After a discussion with Dave G about the merits of online gaming using Google Hangouts or Gametable vs. gaming around a table in person, one of the things I kept touching on was the value of being able to pass information to players without the other players noticing. In online formats, this is easily done with private messages, but around the table, unless everyone is using laptops, you have to pass notes. Regardless of format though, secrets and other forms of hidden information can be a great tool for creating tension. Today I want to talk about the three major kinds of secrets, which I want to define by the three kinds of relationships in roleplaying games.
Player to GM
The GM keeps secrets from the players, that much is obvious. There are all kinds of hidden things about the setting and the characters in it. There are a lot of ways to use secrets to challenge the PCs, and one of the best ways to make sure that the secrets are a surprise is to keep them secret from the players as well. This goes both ways though, and things can get really interesting when players keep secrets from the GM. This usually involves strategies or combos for overcoming challenges, but can get really interesting with narrative secrets as well. One of the ways to implement this is to have everyone record a secret on a piece of paper at character creation, and then seal it in an envelope. Maybe their paper is blank, or maybe it’s something deep and dark. But no one knows what it is except for that player, and they can be rewarded for revealing it in an interesting way. When it finally comes out, they can say “That was my secret”, and the GM opens their envelope to see what they had written. It can take a bit of negotiation to try and establish a good scope for these secrets, but it lets the players preserve some surprises for the GM.
Character to Character
This is probably the most common kind of secret that comes into play. Every character is hiding something. or they should be, because secrets are part of what make them an interesting character. Maybe the rogue is on the run from the thieves’ guild, or the fighter is secretly an aristocrat. These are the kinds of things that the players know about and willingly incorporate into the narrative. Really big secrets, like being a lost heir or somesuch are probably best done this way, because it lets players focus on the drama rather than the outcome. It’s a secret that everyone can participate in, because they can all work to arrange some interesting circumstances for it to come out.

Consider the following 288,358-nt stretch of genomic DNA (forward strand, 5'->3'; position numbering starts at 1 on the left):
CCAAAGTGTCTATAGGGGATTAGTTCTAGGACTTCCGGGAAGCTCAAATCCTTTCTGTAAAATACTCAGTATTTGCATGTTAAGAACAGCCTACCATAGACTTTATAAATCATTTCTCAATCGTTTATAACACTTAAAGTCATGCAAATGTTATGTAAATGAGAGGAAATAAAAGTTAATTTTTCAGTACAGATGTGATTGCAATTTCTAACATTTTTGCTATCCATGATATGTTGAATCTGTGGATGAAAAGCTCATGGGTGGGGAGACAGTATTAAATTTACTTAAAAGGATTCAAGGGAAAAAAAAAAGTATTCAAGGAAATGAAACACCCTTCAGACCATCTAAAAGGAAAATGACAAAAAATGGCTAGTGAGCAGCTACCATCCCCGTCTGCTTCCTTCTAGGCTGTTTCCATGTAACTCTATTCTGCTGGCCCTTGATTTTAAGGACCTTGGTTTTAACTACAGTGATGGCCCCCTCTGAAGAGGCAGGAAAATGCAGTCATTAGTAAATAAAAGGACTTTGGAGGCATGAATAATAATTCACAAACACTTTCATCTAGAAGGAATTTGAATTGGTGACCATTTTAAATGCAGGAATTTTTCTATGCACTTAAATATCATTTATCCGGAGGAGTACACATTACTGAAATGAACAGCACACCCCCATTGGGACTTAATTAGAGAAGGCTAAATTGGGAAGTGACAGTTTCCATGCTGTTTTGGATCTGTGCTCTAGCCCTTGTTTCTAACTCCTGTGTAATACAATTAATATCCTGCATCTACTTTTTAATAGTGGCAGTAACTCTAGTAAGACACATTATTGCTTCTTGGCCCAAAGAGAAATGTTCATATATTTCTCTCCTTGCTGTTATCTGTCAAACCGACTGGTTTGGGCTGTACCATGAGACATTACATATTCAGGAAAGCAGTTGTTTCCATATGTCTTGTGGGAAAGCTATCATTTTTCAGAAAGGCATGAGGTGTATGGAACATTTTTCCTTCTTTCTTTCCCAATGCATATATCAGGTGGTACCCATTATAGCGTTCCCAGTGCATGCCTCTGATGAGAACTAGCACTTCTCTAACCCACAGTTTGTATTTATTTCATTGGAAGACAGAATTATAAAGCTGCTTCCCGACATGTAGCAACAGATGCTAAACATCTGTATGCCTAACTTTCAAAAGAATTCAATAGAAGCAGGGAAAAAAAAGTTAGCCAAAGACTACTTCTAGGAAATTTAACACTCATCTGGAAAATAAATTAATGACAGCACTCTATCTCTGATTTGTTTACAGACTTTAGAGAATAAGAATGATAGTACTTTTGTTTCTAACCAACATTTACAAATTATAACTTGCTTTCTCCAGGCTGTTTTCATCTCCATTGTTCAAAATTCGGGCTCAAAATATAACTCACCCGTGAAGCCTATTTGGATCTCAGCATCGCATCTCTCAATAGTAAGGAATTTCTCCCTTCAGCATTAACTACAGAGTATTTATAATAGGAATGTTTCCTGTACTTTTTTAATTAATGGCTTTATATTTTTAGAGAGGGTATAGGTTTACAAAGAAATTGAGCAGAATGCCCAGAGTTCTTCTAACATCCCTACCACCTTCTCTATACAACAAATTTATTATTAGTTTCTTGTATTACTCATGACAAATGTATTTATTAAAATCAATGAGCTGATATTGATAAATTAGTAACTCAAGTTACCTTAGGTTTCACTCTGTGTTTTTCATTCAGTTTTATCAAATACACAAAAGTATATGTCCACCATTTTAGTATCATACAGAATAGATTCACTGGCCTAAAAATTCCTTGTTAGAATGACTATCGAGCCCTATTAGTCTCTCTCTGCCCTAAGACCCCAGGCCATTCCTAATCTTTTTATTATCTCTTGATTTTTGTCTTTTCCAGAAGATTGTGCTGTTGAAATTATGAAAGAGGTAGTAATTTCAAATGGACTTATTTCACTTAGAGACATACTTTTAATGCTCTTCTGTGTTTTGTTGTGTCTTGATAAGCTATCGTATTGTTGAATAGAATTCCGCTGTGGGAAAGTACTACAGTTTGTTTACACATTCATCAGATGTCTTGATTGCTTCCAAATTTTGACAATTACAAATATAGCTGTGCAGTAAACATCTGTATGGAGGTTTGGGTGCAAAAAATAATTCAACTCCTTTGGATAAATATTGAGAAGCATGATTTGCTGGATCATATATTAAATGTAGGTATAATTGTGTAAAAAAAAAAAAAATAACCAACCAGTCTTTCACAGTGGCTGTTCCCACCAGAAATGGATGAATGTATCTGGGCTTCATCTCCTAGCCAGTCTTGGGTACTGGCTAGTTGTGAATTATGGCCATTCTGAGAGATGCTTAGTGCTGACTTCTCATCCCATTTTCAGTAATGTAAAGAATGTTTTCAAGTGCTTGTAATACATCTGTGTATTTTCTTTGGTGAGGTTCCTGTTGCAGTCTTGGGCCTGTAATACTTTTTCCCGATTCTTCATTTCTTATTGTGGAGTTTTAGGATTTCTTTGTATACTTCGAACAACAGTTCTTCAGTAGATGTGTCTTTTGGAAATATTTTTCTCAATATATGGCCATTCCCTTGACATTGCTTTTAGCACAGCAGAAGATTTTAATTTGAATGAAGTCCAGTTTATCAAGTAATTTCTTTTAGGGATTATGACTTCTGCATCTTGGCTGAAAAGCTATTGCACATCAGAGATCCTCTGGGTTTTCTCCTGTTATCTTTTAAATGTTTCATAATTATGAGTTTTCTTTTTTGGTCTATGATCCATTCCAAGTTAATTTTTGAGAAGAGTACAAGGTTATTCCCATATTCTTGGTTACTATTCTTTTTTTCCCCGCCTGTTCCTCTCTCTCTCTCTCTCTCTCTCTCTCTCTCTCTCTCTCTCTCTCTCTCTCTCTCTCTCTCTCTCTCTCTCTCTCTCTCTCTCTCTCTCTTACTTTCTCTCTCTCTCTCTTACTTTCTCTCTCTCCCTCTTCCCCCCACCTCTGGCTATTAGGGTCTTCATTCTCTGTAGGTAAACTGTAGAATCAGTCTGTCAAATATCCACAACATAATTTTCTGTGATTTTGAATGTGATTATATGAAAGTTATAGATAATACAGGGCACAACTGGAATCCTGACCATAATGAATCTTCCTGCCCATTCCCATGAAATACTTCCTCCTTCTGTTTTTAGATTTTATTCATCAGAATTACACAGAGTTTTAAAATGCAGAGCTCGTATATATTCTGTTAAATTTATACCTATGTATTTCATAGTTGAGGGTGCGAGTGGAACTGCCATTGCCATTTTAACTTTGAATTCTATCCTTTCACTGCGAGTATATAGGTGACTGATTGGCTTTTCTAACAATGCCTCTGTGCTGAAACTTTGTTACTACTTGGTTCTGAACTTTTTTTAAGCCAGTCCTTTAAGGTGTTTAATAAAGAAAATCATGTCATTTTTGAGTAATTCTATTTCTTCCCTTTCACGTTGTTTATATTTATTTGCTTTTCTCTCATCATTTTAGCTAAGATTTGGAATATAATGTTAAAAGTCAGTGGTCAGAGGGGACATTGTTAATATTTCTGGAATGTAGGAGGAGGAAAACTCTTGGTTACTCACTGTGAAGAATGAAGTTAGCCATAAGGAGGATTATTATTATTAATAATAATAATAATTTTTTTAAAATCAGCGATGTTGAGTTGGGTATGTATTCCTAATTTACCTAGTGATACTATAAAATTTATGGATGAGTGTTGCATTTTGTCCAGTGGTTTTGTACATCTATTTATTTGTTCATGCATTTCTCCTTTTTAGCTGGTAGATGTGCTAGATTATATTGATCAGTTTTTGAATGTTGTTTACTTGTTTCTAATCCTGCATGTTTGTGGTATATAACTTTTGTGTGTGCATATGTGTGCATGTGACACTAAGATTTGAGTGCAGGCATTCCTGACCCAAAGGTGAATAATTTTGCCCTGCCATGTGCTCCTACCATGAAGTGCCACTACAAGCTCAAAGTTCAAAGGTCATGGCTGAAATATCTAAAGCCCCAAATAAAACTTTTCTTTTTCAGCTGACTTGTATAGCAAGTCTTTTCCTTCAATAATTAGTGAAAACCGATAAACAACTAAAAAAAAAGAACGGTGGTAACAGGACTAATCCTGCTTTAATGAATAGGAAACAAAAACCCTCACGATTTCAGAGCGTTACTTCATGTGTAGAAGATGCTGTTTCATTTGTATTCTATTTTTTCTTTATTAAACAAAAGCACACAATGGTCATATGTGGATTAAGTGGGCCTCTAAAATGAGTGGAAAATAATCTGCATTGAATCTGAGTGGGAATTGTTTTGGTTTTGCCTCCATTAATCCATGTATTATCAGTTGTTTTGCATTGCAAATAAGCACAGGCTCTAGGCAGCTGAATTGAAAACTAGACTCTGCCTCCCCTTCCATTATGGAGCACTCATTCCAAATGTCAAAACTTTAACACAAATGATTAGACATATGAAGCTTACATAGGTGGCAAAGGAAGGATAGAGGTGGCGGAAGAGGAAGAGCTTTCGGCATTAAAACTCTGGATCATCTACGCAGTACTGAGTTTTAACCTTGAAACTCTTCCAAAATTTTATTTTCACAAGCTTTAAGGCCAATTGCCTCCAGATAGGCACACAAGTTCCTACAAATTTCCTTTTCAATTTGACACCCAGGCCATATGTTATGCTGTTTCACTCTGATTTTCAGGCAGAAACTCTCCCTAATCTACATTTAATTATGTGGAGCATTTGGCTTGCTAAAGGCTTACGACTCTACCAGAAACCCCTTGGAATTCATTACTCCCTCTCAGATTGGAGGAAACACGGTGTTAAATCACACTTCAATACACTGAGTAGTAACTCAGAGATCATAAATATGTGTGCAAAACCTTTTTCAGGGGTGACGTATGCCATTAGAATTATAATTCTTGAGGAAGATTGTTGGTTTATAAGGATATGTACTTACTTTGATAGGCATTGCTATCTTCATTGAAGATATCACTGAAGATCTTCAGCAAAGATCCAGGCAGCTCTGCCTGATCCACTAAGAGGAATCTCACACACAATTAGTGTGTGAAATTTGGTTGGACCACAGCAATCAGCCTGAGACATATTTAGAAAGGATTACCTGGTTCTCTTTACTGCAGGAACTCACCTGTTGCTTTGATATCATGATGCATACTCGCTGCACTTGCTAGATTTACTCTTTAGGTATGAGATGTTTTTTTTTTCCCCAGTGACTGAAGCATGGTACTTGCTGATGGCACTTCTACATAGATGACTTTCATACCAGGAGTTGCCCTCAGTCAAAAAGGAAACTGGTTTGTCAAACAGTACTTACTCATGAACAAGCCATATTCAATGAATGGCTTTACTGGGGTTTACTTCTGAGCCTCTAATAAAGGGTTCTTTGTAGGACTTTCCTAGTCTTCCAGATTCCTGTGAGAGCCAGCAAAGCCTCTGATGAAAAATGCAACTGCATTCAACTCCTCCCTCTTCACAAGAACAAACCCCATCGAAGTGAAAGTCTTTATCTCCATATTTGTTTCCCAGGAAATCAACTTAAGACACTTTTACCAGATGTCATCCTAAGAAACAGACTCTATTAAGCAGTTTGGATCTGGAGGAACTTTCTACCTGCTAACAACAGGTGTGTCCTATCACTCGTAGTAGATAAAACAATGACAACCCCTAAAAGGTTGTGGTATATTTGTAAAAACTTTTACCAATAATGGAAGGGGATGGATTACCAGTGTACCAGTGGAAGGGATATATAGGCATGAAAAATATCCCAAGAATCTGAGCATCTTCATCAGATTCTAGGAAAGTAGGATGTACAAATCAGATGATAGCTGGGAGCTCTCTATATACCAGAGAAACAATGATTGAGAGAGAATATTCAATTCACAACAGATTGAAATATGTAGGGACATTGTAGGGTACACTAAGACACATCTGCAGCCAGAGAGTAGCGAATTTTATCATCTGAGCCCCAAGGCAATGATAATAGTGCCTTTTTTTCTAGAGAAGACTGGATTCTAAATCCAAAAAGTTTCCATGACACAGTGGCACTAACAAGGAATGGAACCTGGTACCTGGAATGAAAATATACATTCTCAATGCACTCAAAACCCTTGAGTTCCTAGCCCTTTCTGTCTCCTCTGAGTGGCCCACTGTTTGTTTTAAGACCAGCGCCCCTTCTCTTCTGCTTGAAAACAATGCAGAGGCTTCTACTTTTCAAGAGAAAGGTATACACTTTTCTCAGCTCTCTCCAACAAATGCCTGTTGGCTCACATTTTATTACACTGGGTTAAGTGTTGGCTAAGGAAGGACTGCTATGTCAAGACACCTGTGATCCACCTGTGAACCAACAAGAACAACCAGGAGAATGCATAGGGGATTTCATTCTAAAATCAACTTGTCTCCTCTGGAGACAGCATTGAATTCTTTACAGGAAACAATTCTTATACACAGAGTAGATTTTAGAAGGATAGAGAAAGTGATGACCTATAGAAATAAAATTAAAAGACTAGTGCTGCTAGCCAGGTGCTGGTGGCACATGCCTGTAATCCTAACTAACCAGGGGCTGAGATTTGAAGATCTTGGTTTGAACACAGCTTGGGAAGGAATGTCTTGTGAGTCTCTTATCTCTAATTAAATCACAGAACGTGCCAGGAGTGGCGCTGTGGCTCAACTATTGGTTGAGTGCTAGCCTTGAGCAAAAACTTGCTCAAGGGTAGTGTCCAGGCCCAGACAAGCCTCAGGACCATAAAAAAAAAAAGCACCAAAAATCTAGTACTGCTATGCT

Player to Player
This is a kind of secret I’ve been experimenting with for the last few years and is, to me, the best of both worlds. Having players collude with the GM on their secrets means that the world can better reflect their existence, and having the players keep those secrets not merely from the other characters but from the other players can result in some interesting reveals, some of which play out more than once as a player, through their character, shares their secret with a few others at a time. I’ve done this with hidden enemies, secret quests, and even one instance where a character had sold their soul and was required to occasionally do a favour for a devil. The important thing to remember about these kinds of secrets is to keep the player in the driver’s seat on when to reveal it. Secrets should exert pressure from time to time (what good are they if they don’t?), but the final reveal should be up to them. That’s part of the beauty of it, in a way. When things really come to a head, does their character entrust the party with their secret, or do they play dumb and hope it all works out?
One thing you’ll notice all of these kinds of secrets have in common is that they’re all designed to come out at some point. Secrets put pressure on people, but in a cooperative game, the goal should be to have the secret come to light, because otherwise no one else gets to participate in it. What good is a character’s dark and tragic past if no one else knows about it and it never comes up in game? Imagine how the Count of Monte Cristo would have turned out if Edmund Dantes had never revealed himself to Fernand. Sure, the reader gets to be in on the secret, but the payoff is Fernand’s reaction to finding out that the friend he betrayed has come to seek revenge. When coming up with a secret, it’s always important to think about some ways you want that secret to come out.
So those are the three most important kinds of secrets I think, and next week I’ll talk a bit about how to implement them in game, and about some games that use secrets and hidden information really effectively. Thanks for reading, and if you haven’t already, go and check out Headshots from the Heart, a fundraiser I’m helping with. We’re doing a Borderlands marathon for Child’s Play, which donates toys and video games to children’s hospitals. The entire thing will be broadcast live on May 26th and 27th, and we have a lot of great auctions, interviews, and challenges lined up. But we need your support, so head over and pledge!